According to the explanatory text accompanying the piece: “The installation attempts to reconstruct, from a critical distance, the atmosphere of Soviet times.... [T]he railway carriage refers to the ‘propaganda train’ from the period of the Russian Revolution. These carriages journeyed on railways throughout the country and traveled to the most remote villages. They were fitted out with propaganda including literature, posters and films, intended to convince the people that the Bolsheviks would bring them a ‘shining future.’”
This work, supposed to throw light upon Stalinism, is typical of the exhibition’s standpoint. It completely denies that Russian society in the period of the Revolution and Civil War was of a qualitatively different nature than the Soviet Union in the 1940s, 1950s and 1960s.
Even the title of the exhibition, “Dream factory communism,”is a gross misrepresentation of its actual content. Stalin’s “Dream” was not to create socialism or communism as Marx, Lenin, Rosa Luxemburg or Trotsky understood it. His political concept, the “construction of socialism in one country,” denied the international basis of the October Revolution as the start of the world revolution and led to the growing isolation of the first workers’ state. Instead of overcoming social inequality, his nationalist and bureaucratic policies sharpened social polarisation. Instead of creating a free state, his overwhelming party and state apparatus crushed every aspect of independent thought and creativity.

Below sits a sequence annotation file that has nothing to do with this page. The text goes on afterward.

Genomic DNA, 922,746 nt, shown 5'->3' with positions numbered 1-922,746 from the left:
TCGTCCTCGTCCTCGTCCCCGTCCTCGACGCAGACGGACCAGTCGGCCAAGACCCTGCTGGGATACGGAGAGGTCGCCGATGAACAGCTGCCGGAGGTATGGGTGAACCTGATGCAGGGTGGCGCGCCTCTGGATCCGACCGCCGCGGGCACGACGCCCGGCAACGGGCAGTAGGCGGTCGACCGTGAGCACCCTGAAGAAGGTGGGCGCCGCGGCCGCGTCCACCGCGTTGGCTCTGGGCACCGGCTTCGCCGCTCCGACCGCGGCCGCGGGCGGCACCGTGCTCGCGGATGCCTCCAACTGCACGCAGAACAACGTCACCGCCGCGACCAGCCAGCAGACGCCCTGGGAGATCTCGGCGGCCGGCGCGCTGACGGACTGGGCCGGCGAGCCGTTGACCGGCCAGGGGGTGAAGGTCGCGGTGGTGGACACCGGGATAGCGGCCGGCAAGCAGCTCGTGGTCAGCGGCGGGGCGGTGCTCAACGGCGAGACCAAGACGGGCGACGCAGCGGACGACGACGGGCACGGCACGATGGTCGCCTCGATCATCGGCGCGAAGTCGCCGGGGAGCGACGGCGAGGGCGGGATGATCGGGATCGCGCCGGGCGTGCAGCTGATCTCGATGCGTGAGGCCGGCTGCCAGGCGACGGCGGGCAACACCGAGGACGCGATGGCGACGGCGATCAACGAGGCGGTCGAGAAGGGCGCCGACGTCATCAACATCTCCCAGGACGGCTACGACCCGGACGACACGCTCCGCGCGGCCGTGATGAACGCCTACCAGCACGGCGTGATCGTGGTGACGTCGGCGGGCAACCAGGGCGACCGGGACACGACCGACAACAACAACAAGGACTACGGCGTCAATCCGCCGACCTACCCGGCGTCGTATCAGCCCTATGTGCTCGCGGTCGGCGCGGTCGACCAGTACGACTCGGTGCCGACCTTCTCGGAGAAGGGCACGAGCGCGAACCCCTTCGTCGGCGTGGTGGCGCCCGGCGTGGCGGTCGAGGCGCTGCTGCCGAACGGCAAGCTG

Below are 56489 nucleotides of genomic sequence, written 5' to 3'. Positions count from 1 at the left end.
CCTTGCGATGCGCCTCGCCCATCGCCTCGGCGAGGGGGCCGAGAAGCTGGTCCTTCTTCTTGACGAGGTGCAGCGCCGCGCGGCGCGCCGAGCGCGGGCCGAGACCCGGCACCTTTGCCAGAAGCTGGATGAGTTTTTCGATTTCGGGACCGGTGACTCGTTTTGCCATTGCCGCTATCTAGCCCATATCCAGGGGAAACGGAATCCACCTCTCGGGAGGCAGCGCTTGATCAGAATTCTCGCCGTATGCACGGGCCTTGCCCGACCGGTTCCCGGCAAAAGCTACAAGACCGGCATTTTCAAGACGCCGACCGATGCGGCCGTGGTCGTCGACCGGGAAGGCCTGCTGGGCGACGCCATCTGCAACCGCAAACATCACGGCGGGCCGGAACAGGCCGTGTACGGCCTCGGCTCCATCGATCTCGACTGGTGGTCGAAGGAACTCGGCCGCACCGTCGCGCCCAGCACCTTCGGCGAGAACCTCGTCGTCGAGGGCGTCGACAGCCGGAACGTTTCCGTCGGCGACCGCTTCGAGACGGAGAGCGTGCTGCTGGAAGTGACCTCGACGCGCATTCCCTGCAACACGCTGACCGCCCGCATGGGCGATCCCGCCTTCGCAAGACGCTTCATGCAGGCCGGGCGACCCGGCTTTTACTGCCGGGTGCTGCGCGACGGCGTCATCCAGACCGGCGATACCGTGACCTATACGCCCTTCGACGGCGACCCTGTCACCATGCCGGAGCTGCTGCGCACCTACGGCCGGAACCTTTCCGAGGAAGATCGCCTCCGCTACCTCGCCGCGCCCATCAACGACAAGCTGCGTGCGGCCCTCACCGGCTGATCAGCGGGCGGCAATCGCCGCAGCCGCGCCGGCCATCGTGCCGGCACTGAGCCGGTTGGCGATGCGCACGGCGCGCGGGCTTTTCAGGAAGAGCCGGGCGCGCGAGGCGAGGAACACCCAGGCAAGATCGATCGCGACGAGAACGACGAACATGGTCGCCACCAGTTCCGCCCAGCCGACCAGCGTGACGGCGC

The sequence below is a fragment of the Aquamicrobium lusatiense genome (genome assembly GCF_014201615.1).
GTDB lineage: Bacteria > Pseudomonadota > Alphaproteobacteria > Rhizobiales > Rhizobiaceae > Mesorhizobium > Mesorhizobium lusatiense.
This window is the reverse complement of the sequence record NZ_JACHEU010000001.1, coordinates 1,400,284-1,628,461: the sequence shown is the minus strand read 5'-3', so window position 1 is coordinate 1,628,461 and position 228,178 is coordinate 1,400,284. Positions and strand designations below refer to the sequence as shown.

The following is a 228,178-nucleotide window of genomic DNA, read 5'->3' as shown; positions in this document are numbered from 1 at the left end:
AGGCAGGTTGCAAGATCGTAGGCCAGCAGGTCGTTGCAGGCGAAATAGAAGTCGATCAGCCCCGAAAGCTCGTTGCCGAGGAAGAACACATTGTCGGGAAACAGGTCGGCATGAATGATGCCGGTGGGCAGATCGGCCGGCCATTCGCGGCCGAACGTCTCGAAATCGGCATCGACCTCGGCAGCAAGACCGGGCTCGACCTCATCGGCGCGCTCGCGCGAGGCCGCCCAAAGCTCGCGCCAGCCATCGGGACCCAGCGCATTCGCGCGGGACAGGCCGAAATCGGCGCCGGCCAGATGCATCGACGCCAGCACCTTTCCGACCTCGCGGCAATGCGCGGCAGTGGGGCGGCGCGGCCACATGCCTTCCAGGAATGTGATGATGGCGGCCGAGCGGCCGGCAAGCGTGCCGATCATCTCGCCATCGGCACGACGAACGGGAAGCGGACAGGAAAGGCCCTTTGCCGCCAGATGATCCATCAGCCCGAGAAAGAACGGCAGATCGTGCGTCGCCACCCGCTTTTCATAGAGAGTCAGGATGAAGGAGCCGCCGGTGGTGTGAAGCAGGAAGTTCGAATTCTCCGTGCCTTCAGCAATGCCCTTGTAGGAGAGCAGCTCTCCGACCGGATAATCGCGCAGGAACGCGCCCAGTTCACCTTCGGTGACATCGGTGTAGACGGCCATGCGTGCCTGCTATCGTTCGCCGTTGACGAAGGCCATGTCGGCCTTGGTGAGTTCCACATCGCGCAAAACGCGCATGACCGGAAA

In the period immediately following the 1917 October Revolution, Soviet art flourished. Artists such as Tatlin, Malevich, El Lissitzky and Rodchenko enthusiastically placed their work at the service of the young Soviet state. Despite the difficult economic conditions of the post-revolutionary period, the workers’ state provided generously for artists because it understood that only the free growth of artistic creativity and open debate could genuinely contribute to the development of socialist consciousness.
But shortly after Lenin’s death in January 1924, the official attitude towards the avant-garde grew increasingly intolerant. Within a year, non-abstract forms of art were officially prescribed by the state, and such policies, which mercilessly prosecuted any departure from the state-instituted aesthetics of the Stalinist regime, remained in place until the 1950s.“Socialist realism”
The most important task carried out by the new art form, so-called socialist realism, beginning in the 1930s, was the falsification of real relations in Soviet society and the creation of the legend that Stalin was Lenin’s legitimate heir following in his political footsteps. Precisely because the new reality—the usurpation of workers’ power by the Stalinist bureaucracy and the complete negation of Leninist internationalism—had to be covered up at all costs, the new art form had to appear as “true to life” as a photograph. Down with avant-gardist abstractions!